College student budget
Samantha Dunscombe – The Penny Hoarder

My boyfriend and I enjoyed one date night this month and I bought the first round of drinks. The rest of the money went toward groceries for the two of us (we eat clean, meaning fresh everything), plus I made my mom dinner one night.

In total, I spent $2,648 in September, which means I had $262 left after these expenses. Yikes.

My birthday was in September, so I had a bit of extra help — my boyfriend paid for my personal training sessions, so I kept $280 in my pocket. Without that gift, I would have ended up with a negative balance!

As you can see, I don’t include school expenses; this is because I have multiple grants, scholarships and a 529 plan that cover those costs. I also have one small loan that I will begin paying back when I graduate.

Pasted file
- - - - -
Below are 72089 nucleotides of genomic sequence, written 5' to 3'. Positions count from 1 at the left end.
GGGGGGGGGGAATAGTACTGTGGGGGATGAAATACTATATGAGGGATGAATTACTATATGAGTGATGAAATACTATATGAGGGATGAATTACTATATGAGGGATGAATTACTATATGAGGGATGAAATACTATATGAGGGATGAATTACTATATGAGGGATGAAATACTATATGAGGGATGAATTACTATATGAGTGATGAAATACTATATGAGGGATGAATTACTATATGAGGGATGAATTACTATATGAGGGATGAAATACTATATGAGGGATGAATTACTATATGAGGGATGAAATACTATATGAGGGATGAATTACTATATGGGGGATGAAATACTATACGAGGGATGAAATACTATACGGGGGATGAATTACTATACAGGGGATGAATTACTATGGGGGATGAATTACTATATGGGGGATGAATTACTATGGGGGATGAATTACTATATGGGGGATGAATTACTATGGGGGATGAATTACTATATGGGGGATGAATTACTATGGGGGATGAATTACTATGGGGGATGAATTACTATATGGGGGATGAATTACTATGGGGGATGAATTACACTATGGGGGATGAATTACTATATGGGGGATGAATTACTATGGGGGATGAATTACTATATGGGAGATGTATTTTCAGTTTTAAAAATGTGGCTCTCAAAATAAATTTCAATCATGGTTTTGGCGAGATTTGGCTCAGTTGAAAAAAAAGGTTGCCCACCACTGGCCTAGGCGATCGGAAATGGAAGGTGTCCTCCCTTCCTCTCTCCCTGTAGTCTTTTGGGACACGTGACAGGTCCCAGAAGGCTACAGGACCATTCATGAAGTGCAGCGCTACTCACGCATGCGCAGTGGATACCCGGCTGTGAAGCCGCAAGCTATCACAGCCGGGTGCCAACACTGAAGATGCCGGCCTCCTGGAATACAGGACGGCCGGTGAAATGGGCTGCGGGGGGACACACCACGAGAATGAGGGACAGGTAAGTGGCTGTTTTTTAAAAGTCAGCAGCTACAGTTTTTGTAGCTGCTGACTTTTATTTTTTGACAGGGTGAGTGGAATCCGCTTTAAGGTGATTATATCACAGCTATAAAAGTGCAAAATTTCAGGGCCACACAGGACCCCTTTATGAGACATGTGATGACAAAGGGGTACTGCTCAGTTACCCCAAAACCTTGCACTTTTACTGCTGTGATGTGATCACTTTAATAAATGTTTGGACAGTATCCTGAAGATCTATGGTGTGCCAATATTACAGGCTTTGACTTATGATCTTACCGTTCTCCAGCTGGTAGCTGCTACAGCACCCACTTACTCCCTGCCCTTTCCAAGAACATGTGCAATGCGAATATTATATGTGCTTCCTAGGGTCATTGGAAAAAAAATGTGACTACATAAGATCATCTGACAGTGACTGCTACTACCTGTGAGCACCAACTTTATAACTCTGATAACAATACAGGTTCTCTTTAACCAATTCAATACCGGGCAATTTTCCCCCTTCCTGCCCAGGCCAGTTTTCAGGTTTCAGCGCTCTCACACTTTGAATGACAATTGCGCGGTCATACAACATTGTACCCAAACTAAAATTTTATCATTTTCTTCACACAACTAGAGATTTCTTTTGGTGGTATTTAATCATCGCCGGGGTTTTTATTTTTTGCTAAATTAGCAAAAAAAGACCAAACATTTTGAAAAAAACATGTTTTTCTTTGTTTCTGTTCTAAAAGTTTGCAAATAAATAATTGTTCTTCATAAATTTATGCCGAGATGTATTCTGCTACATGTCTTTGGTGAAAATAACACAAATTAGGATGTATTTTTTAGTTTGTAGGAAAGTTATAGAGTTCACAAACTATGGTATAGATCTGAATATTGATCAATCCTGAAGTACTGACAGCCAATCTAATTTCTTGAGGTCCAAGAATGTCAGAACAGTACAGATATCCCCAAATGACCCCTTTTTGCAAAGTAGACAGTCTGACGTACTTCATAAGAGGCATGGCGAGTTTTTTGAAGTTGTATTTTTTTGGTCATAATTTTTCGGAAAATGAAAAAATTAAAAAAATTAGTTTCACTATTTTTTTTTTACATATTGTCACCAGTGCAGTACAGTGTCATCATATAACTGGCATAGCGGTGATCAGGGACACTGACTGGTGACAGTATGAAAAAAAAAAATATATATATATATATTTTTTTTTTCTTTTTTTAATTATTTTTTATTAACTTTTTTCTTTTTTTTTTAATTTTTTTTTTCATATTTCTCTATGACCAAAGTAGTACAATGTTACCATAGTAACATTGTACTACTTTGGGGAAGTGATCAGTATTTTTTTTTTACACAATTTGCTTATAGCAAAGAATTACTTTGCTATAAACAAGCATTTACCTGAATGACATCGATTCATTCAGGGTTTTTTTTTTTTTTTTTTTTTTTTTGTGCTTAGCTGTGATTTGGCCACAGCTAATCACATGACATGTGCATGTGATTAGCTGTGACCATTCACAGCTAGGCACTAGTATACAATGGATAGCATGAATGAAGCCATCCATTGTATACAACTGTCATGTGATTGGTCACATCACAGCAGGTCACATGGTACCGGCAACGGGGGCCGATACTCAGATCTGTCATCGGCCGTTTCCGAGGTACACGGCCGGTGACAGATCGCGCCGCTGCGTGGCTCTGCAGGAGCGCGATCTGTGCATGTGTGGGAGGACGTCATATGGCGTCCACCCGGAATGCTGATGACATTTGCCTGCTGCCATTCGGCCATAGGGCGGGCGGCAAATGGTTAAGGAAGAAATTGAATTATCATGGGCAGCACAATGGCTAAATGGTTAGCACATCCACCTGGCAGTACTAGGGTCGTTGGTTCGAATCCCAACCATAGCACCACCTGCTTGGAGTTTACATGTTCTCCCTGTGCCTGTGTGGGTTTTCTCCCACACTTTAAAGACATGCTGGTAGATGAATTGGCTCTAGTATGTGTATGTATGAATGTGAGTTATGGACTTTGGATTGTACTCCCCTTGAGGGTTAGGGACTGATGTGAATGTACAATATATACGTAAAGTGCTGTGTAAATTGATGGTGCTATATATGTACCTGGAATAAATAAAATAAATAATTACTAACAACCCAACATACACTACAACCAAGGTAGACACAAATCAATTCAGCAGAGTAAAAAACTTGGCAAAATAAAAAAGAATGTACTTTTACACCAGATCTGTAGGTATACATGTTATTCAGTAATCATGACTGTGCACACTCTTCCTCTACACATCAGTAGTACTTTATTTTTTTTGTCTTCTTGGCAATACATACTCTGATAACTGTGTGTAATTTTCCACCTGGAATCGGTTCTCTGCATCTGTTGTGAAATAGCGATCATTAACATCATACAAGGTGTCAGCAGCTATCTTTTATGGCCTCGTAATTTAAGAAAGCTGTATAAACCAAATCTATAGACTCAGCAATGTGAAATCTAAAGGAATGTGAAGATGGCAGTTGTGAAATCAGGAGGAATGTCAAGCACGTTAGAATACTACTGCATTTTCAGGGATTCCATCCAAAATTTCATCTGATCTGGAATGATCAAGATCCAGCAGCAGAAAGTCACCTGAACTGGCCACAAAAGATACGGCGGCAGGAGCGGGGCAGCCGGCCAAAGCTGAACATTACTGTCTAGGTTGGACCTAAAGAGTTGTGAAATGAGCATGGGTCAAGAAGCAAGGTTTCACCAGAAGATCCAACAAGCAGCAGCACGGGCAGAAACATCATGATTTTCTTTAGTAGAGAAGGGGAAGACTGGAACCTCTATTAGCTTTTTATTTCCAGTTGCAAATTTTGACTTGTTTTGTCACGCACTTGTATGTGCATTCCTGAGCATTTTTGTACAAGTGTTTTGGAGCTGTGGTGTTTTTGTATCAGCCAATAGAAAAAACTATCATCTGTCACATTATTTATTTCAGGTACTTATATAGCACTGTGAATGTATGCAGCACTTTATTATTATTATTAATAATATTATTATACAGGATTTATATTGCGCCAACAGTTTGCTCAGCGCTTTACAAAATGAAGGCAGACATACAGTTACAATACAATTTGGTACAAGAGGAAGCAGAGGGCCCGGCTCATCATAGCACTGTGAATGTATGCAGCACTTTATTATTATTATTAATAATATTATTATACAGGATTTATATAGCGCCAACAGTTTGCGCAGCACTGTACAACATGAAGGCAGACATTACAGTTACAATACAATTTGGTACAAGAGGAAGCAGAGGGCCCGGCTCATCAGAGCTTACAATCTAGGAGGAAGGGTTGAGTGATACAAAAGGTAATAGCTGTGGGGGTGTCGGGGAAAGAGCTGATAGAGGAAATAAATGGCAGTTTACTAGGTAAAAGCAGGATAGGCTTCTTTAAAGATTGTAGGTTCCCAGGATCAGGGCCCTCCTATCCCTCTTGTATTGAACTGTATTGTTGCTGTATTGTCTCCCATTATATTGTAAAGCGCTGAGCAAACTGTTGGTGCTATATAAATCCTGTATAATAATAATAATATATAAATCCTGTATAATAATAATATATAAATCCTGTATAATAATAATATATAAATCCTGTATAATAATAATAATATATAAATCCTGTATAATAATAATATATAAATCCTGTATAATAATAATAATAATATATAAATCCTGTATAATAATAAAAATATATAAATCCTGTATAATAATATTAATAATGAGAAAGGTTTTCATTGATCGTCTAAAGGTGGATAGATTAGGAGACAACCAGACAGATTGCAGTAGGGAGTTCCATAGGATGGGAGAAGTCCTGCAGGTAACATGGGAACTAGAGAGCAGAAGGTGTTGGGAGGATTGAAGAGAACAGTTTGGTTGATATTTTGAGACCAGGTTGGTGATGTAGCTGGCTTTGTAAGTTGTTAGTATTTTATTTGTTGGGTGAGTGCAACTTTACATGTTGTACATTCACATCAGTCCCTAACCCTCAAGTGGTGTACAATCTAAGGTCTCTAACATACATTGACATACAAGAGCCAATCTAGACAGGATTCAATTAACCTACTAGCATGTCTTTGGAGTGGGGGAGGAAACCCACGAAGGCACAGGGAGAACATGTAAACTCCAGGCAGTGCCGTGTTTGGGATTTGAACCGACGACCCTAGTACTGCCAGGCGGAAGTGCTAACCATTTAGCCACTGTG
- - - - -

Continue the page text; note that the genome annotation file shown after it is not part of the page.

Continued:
I’m also extremely thankful that my internship provides me with full-coverage health insurance — not a single dime comes out of my paycheck for it.

How I Made a Budget That Works for Me

College student budget
Samantha Dunscombe – The Penny Hoarder

After blankly staring at my computer screen for an hour trying to figure out exactly how I was supposed to create a budget, I decided to look for budget templates.

Making a budget may seem a little intimidating at first, but once you get into it, it’s surprisingly simple.

First, I calculated what I’d earned in September, which was easy. I used it as the basis of my budget, since it won’t fluctuate much month to month. As detailed above, I earned $2,910.